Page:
Trillium Book Awards Author Reading 2015


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Maureen McLane’s book, “My Poets,” goes beyond poetics and criticism into a kind of channeling of the poets themselves: her versions of their work, her obsessions with their obsessions. She not only enters the spirit of poets ranging from H.D. to Louise Gluck, but gets inside their larynxes as well.

I remember trying so hard to write like Eliot and ending up sounding as arch as a fake British accent. I also went through a rather torrid relationship with Neruda’s work, rolling between his lines, thinking that if only I could roar like the Pacific, that glorious miracle of osmosis would occur. But the worst was a bout with Atwood. I couldn’t have chosen a more different sensibility than my own. Her chilliness made my own tendency to gush feel like quicksand. I desperately clung to her, my chin just above the muck. “You fit into me like a hook into an eye/a fish hook, an open eye.” The focus was brilliant, a million love poems condensed to one two-line shock. I managed to winnow down to next-than-nothing, but where she sounded wise and glib, I only sounded dull.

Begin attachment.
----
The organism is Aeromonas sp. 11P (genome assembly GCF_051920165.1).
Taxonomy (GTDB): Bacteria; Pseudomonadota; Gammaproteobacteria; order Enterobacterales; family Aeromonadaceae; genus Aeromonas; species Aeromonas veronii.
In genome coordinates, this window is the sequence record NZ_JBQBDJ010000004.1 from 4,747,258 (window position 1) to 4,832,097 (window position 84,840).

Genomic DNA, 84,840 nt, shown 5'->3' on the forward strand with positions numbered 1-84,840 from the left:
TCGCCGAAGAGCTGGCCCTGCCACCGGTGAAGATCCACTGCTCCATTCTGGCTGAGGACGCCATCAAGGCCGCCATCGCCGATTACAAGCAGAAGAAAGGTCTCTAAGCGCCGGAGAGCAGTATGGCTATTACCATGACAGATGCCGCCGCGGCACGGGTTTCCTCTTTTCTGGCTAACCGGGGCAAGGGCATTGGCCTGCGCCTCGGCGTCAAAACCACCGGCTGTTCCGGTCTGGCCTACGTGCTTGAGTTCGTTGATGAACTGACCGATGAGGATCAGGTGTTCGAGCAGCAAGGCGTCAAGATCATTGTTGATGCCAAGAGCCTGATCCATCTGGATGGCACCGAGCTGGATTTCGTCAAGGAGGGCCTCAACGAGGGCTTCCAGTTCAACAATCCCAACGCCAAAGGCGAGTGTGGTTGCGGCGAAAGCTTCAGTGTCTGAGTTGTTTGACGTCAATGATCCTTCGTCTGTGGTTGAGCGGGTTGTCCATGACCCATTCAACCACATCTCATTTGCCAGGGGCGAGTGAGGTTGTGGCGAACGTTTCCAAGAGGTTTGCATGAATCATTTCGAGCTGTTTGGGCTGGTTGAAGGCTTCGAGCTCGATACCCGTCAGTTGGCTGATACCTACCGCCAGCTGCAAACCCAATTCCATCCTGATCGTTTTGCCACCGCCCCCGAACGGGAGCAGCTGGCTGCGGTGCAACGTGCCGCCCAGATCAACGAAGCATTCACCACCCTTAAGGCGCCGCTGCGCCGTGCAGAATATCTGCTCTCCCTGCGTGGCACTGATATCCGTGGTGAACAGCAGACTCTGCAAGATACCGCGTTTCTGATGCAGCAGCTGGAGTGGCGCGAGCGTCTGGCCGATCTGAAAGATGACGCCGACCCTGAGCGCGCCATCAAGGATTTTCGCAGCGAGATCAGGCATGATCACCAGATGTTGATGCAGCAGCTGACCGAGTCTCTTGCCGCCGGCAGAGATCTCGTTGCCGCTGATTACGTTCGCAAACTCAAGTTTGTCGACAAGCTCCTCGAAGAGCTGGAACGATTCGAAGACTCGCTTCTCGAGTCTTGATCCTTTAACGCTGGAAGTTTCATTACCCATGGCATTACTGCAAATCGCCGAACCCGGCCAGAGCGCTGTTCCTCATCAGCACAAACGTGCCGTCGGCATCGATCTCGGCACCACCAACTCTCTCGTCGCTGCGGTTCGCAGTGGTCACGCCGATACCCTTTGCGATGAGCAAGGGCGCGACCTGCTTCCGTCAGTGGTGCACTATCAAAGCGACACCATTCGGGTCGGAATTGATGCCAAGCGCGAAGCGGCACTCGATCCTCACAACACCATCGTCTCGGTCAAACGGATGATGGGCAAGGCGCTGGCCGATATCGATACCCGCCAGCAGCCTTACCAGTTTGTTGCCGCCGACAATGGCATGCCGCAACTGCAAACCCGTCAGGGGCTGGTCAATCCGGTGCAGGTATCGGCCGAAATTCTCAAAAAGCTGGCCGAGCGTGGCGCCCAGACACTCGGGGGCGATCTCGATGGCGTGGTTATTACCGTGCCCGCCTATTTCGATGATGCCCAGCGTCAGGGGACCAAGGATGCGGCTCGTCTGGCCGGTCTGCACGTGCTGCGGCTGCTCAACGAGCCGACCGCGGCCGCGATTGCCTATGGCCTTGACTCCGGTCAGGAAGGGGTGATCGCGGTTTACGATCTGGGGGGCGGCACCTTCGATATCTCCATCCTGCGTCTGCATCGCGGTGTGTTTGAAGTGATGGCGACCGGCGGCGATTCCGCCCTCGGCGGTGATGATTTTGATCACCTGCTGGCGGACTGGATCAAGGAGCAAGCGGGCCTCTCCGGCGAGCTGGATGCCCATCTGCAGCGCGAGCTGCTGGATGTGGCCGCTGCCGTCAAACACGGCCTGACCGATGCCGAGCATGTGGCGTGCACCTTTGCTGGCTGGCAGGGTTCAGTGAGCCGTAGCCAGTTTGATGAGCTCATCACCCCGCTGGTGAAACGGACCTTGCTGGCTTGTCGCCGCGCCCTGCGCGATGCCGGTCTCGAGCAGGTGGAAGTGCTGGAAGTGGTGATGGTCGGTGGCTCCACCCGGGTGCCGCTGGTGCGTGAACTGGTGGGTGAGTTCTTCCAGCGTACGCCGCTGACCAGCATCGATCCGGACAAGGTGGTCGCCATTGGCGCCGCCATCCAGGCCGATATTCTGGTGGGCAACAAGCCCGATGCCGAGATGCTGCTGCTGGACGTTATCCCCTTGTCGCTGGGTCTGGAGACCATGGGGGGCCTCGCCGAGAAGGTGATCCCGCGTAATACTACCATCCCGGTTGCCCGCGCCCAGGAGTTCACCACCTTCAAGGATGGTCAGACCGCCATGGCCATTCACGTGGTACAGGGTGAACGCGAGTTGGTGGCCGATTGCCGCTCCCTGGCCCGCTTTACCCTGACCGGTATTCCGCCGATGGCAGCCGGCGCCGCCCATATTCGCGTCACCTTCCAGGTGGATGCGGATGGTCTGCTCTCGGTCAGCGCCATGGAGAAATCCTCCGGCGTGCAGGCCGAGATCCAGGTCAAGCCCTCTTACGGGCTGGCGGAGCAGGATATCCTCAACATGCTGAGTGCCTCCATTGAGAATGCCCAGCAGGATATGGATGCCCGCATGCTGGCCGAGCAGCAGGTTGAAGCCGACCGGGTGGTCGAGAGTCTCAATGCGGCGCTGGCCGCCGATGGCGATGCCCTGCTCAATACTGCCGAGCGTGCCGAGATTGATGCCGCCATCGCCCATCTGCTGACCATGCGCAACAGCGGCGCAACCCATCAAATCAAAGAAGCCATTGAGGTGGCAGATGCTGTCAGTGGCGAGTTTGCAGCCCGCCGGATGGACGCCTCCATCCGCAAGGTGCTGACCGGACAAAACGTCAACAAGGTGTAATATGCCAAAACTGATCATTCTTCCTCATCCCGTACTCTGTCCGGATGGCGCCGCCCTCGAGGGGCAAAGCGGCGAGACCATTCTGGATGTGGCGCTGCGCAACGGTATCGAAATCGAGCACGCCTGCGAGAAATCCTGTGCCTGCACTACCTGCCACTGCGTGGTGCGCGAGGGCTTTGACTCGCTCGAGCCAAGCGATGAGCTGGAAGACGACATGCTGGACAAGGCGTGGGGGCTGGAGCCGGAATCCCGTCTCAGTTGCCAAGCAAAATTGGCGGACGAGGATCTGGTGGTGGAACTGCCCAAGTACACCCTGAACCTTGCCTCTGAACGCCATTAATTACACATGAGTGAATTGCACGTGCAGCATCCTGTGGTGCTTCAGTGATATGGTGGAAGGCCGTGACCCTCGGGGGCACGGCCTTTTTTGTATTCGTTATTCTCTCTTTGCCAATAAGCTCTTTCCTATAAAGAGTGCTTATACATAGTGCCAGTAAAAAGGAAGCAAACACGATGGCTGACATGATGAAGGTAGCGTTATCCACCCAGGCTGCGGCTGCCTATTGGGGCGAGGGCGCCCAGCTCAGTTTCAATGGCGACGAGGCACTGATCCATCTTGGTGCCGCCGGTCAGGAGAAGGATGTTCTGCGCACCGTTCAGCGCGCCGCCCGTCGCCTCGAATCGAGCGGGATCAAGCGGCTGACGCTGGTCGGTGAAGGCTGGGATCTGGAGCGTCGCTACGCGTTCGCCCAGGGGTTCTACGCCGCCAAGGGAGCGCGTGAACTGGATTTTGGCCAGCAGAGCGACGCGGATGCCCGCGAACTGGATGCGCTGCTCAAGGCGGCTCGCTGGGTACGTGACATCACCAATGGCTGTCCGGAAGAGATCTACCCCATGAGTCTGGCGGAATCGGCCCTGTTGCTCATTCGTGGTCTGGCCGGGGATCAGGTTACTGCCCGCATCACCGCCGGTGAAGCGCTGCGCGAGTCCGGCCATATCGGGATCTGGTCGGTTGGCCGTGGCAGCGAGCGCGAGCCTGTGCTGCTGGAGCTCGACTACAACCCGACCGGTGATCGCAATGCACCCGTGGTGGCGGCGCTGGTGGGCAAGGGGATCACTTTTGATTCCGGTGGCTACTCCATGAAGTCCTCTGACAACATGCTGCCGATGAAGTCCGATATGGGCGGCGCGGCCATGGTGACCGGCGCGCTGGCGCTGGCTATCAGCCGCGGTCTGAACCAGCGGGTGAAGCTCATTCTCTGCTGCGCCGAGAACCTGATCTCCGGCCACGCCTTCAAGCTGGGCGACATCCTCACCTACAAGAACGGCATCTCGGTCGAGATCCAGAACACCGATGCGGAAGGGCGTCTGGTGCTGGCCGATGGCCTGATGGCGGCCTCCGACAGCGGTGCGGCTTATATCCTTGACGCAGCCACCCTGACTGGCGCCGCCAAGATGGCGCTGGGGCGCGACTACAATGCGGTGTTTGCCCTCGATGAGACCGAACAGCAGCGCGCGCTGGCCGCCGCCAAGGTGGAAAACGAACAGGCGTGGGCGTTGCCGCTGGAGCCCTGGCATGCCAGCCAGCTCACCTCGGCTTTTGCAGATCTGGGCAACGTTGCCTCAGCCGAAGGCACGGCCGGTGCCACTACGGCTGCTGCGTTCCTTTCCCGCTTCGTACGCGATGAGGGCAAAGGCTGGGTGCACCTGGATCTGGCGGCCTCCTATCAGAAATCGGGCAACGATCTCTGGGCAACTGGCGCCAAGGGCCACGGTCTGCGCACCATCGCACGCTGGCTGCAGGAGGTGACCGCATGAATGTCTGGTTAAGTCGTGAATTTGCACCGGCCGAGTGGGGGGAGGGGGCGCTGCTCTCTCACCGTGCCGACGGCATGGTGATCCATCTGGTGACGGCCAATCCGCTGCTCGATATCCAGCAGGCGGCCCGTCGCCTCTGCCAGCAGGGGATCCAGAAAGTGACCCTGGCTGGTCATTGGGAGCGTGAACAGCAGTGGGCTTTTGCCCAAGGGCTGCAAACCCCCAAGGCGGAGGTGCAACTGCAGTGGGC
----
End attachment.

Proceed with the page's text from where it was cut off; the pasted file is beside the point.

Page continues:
But what a learning experience, both humbling and transformative. Who we aren’t is practically as important as who we are.

It takes some of us a long time to find our own voice. We’ve been steeped in such a rich brine of other people’s poetry that it can be hard to identify the speck of self floating somewhere near the bottom of the jar.

The views expressed in the Writer-in-Residence blogs are those held by the authors and do not necessarily reflect the views of Open Book: Toronto.

Barry Dempster

Barry Dempster, twice nominated for the Governor General’s Literary Award, is the author of fourteen poetry collections, two novels, two volumes of short stories and a children’s book.

Go to Barry Dempster’s Author Page